Visions of Jesus. But it’s not just Scripture that can melt our hearts and mold us into Jesus’ image. We have centuries of Church tradition and history as well. In every age, God has raised up holy men and women, like St. Augustine, whose writings, experiences, and life stories can inspire us and move us to seek the presence of God for ourselves.
For instance, St. Margaret Mary Alacoque (1647–1690) had a vision of the Sacred Heart of Jesus. As she gazed on his wounded heart, she felt the Lord telling her that he wanted everyone to see the love and the compassion that Jesus has for the world, especially for those who are suffering.
There’s also Sr. Marie of St. Peter (1816–1848), a Carmelite nun who had another vision—this time of the Holy Face of Jesus. The Lord had a special message for her as well: “Those who on earth contemplate the wounds on My Face shall contemplate it radiant in heaven.”
More close to our day, St. Faustina (1905–1938) received a vision of Jesus with rays of light streaming from his heart. Faustina believed God had called her to share this vision with the whole world and to become an “apostle of divine mercy” so that everyone could experience the tender love God has for them.
Now, most of us are unlikely to see what these three women saw. Not everyone receives these kinds of graces. But at the same time, we believe that God gives these visions so that they can be shared with all believers. This means that we can all meditate on their words and trust that the Holy Spirit will fill our meditations with his grace.
So try an experiment this week. Every day, when you pray, spend some time contemplating one of these visions. Picture it in your mind. Imagine what Jesus might want to tell you through it. Fix your heart on the truths it represents. Rest in God’s grace, and watch as the Holy Spirit melts your heart.
Melted by the Eucharist. Finally, we can’t end this article without talking about another more intimate way that we can experience Jesus: during the Mass. Every time we receive the Body and Blood of Christ, our eyes can be opened a little bit more. We feel his presence a little bit more. Our hearts are melted a little bit more. That’s because Jesus is physically present to us in the Host and in the chalice. It’s also because at Mass we recall his sacrifice on the cross. We celebrate the love that moved him to lay down his life for us. And as we recall and celebrate, the Holy Spirit sends the fire of his love into our hearts.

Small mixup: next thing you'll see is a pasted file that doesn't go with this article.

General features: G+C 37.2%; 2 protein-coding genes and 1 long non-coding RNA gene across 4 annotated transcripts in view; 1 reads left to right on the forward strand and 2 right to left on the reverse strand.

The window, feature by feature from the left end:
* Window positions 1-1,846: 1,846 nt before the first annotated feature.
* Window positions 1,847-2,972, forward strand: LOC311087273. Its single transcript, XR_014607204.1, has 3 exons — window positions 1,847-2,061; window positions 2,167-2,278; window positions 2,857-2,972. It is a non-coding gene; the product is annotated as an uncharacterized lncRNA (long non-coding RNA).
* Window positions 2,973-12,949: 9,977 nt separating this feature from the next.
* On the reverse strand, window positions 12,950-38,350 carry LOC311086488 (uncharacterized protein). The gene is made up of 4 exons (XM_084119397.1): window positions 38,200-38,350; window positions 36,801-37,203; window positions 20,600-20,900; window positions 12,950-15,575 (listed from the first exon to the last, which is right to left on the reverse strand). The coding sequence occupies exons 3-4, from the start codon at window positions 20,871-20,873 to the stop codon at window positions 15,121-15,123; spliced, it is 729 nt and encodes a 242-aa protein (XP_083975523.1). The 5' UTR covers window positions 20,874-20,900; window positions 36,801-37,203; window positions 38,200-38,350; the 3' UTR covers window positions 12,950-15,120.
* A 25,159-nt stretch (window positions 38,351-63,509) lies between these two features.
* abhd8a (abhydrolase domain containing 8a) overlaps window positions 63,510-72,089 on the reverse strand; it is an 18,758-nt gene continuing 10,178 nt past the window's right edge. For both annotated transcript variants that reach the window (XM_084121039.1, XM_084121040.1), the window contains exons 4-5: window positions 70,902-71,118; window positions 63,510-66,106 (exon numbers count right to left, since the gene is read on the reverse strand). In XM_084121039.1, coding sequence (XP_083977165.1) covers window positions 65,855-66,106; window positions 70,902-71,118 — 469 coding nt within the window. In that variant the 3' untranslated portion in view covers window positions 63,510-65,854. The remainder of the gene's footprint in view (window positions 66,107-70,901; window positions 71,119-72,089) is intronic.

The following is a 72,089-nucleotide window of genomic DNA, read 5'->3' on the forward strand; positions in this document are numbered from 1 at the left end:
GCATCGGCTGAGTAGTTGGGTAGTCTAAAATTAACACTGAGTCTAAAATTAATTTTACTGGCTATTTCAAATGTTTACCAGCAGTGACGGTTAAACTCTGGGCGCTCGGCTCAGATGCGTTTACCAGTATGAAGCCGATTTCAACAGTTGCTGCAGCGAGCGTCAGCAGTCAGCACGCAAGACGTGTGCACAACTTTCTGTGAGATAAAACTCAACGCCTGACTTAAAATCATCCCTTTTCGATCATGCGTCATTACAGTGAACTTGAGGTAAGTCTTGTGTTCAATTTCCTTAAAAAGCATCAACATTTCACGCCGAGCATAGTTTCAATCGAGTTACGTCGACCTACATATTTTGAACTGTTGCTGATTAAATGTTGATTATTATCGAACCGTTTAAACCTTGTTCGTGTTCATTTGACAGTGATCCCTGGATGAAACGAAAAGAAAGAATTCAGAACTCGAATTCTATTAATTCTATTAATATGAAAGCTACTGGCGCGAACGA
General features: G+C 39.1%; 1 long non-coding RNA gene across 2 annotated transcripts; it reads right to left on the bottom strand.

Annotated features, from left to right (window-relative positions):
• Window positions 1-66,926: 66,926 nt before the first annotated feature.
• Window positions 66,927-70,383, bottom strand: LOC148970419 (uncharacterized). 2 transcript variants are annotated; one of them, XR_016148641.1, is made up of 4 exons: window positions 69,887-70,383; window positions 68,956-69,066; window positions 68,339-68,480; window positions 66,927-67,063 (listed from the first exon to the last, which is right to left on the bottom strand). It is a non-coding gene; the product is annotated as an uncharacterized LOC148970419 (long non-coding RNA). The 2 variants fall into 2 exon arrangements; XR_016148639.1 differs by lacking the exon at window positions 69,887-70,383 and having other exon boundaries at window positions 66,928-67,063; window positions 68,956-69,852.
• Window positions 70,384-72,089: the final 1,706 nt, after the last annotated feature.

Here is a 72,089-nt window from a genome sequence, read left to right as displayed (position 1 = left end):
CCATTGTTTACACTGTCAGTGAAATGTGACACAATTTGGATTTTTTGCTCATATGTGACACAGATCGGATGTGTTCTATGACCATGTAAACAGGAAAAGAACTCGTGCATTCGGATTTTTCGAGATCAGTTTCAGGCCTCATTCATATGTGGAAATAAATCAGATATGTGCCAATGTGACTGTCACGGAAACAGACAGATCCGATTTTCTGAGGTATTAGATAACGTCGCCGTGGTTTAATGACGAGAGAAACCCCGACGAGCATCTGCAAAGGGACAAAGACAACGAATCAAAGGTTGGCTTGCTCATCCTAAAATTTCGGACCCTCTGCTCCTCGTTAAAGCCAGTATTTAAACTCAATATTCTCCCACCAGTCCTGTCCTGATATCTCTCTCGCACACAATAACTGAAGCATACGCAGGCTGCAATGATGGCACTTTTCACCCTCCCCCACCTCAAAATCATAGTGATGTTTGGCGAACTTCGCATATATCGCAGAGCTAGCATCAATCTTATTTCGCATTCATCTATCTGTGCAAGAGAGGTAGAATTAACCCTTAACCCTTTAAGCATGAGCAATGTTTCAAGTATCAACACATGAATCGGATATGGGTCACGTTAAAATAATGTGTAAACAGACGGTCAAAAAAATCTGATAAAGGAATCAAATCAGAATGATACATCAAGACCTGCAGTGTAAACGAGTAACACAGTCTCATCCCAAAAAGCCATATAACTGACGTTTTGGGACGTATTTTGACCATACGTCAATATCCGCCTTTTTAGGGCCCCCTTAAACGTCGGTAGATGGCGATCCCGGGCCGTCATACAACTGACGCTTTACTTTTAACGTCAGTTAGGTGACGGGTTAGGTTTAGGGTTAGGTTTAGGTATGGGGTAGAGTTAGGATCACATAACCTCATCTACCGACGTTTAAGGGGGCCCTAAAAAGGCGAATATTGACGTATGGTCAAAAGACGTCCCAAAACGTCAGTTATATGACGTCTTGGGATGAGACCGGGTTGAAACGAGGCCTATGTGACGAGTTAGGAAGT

While there is so much to say about the Mass, we want to focus on just one point. We want to encourage you to come to Mass hungry for Jesus. Come thirsting for his presence. Ask him to open your eyes so that you can see his cross as the ultimate sign of his love for you. Ask him to show you what he is willing to do for you in the future as well.
Melt My Heart, Lord! One day about seven hundred years before Christ, a prophet named Isaiah was praying in the Temple in Jerusalem. As he prayed, he had a vision of heaven:
I saw the Lord seated on a high and lofty throne, with the train of his garment filling the temple. Seraphim were stationed above . . . . One cried out to the other: “Holy, holy, holy is the Lord of hosts! All the earth is filled with his glory!” (Isaiah 6:1-2, 3).
When he saw this, Isaiah felt as if his whole life was undone. Then, he blurted out, “Woe is me! . . . My eyes have seen the King, the Lord of hosts” (Isaiah 6:5). His heart was melted, and he was moved to offer himself as a servant of God: “Here I am. . . . Send me!” (6:8).
When we come into the Lord’s presence, we can feel as if our lives have come undone—but in a good way. Our fears diminish. Joy and gratitude for Jesus rise up in us. Confidence in God replaces anxiety. We find ourselves saying, “I love you, Jesus. I want to devote my life to giving you glory.” This is what it feels like to have our hearts melted.
So let’s pray today, as well as every day, “Come, Lord Jesus, and let me feel your presence. Come and melt my heart with your love. Come and mold me into your image. Lord, I want to live for you and you alone!”